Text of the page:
New Laws In Russia Criminalize Spread Of 'Fake News'

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New Laws In Russia Criminalize Spread Of 'Fake News'
News outlets that are found guilty of using "unreliable" information could face up to $23,000 in fines.
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Russian President Vladimir Putin signed a set of bills into law that criminalize the spread of "fake news" and "disrespect" for the country. 

News outlets that are found guilty of using "unreliable" information could face up to $23,000 in fines. The Russian state communications watchdog would even have the power to block access to certain websites if "fake" or "unreliable" information isn't removed quickly.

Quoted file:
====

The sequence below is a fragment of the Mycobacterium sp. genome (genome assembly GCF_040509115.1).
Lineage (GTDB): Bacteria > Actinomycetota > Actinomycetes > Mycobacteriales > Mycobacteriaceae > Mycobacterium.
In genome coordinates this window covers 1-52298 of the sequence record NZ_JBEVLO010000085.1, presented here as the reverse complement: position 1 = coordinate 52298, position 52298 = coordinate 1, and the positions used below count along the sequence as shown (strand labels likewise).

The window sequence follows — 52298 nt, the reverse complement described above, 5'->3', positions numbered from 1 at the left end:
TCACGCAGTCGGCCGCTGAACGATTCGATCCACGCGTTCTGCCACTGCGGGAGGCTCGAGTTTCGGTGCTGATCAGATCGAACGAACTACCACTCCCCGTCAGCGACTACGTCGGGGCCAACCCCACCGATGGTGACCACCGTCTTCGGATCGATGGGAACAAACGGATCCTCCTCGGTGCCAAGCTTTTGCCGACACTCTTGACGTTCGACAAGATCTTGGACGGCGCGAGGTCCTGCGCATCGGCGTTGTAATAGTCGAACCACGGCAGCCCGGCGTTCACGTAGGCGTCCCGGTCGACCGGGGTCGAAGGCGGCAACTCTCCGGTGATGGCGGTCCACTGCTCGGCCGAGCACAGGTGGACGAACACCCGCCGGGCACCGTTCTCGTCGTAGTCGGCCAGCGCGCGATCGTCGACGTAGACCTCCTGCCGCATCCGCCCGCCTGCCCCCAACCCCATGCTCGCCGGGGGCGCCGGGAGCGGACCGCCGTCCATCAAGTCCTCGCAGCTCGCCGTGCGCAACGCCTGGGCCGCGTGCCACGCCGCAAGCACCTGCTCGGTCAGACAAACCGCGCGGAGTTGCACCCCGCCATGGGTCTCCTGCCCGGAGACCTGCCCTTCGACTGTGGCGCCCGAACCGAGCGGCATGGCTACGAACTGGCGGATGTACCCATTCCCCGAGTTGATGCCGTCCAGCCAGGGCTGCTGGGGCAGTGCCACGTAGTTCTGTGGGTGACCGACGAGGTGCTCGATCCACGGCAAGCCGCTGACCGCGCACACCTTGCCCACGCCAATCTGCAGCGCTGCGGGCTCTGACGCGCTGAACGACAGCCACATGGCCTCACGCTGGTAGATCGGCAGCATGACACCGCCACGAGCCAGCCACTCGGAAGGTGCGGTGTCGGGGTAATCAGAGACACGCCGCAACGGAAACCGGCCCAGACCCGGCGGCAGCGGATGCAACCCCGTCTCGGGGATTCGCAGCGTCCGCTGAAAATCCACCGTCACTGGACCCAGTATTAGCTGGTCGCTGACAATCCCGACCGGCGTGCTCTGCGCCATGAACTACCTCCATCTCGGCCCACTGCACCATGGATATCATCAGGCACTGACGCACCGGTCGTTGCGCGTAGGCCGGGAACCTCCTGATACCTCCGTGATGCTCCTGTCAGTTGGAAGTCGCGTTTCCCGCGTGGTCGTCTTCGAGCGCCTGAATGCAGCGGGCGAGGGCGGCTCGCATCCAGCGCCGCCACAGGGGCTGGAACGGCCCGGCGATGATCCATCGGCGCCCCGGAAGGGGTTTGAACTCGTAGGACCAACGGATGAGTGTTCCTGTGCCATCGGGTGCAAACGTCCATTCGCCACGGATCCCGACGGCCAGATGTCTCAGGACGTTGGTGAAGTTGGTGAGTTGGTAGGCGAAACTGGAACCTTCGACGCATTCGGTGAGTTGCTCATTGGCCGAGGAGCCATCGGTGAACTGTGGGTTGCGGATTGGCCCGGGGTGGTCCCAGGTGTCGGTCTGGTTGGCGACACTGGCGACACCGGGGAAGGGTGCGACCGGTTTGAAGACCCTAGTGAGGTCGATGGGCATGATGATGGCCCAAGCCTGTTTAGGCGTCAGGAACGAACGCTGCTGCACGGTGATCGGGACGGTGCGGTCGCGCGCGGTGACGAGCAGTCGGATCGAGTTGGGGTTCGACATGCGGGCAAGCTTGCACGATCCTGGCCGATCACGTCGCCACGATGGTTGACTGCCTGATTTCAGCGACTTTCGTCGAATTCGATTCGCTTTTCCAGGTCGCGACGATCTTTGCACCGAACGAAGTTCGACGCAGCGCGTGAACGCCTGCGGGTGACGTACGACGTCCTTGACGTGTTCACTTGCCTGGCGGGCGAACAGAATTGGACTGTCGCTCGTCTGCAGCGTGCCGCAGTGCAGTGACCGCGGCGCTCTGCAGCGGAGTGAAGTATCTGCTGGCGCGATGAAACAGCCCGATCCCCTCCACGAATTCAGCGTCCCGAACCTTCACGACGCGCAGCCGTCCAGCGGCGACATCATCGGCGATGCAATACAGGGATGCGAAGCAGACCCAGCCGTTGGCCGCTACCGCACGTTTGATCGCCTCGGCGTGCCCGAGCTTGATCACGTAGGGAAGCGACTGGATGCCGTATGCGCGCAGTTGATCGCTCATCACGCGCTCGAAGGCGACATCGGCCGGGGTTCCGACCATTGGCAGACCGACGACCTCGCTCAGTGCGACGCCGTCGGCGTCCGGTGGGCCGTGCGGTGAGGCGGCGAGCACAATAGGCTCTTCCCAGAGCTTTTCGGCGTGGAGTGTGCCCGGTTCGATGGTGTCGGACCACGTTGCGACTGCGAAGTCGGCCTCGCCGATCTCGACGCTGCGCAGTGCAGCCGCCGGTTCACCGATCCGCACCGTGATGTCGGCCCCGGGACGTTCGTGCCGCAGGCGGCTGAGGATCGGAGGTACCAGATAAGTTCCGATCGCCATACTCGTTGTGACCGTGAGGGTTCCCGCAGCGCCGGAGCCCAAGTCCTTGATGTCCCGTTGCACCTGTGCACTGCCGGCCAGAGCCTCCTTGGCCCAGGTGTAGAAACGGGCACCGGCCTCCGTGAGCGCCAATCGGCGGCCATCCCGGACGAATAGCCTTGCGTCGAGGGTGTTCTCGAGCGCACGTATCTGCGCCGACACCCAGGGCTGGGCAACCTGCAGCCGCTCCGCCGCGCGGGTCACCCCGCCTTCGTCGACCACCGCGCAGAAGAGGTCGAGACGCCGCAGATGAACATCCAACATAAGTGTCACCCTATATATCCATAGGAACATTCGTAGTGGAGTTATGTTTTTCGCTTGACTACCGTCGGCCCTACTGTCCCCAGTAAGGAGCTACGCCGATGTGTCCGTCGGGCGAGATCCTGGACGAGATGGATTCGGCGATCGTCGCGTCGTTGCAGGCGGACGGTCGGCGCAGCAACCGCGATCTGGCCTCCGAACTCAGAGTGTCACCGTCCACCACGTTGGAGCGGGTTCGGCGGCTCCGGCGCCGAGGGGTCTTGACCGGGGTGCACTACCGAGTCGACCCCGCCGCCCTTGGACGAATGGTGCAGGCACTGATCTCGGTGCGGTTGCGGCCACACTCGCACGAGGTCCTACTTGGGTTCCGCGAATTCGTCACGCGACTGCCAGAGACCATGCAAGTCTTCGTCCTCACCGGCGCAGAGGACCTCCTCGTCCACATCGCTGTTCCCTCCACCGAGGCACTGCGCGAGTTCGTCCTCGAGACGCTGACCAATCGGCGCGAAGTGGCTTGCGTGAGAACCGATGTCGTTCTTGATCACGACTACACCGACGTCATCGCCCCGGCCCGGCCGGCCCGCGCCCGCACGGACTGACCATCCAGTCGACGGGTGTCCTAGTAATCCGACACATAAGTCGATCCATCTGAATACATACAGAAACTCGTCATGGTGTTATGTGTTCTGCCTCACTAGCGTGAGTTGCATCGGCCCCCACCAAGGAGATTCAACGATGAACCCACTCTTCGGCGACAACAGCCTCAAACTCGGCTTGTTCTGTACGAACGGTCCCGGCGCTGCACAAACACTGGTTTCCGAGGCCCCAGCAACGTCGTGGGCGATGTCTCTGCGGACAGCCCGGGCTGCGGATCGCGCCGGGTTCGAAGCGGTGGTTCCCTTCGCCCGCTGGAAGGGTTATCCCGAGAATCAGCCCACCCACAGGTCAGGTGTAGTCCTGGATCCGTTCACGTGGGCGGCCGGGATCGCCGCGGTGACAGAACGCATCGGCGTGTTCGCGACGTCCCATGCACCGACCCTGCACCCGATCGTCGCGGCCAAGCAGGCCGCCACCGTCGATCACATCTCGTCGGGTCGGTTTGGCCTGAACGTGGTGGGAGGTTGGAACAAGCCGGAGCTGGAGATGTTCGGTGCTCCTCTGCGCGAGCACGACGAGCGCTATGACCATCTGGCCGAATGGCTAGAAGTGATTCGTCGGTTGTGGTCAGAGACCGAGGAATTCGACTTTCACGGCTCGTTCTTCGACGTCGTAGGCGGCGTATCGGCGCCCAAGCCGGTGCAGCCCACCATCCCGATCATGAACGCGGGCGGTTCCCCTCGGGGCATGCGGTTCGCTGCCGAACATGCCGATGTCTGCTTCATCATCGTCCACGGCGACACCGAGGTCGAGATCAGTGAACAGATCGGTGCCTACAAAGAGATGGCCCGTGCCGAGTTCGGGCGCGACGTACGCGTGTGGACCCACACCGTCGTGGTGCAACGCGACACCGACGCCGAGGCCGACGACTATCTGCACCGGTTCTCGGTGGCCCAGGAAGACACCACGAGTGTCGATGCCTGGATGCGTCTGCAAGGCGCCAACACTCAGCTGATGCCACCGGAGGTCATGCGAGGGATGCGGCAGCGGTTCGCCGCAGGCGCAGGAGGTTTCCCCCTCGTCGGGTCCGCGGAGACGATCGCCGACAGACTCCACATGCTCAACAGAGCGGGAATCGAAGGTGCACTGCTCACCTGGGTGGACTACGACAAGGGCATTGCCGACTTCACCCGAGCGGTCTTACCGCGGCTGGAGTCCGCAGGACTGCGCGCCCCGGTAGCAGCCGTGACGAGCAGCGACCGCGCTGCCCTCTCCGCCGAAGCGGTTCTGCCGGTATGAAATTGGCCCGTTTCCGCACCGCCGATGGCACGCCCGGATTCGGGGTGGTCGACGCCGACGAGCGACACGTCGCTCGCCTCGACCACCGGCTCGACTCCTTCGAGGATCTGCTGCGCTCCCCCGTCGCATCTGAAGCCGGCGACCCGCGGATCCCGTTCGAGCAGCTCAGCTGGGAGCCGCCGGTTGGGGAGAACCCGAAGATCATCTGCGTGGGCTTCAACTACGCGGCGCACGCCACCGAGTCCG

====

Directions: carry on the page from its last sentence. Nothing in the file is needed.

Individuals found guilty of insulting authorities or official government symbols could get thousands of dollars in fines and 15 days in jail. 

Opponents argue the law is intended to stifle free speech that's critical of the government. 

A Kremlin spokesman said the legislation isn't censorship. He argued that "this sphere of fake news, insulting and so on, is regulated fairly harshly in many countries of the world including Europe. It is therefore of course necessary to do it in our country too."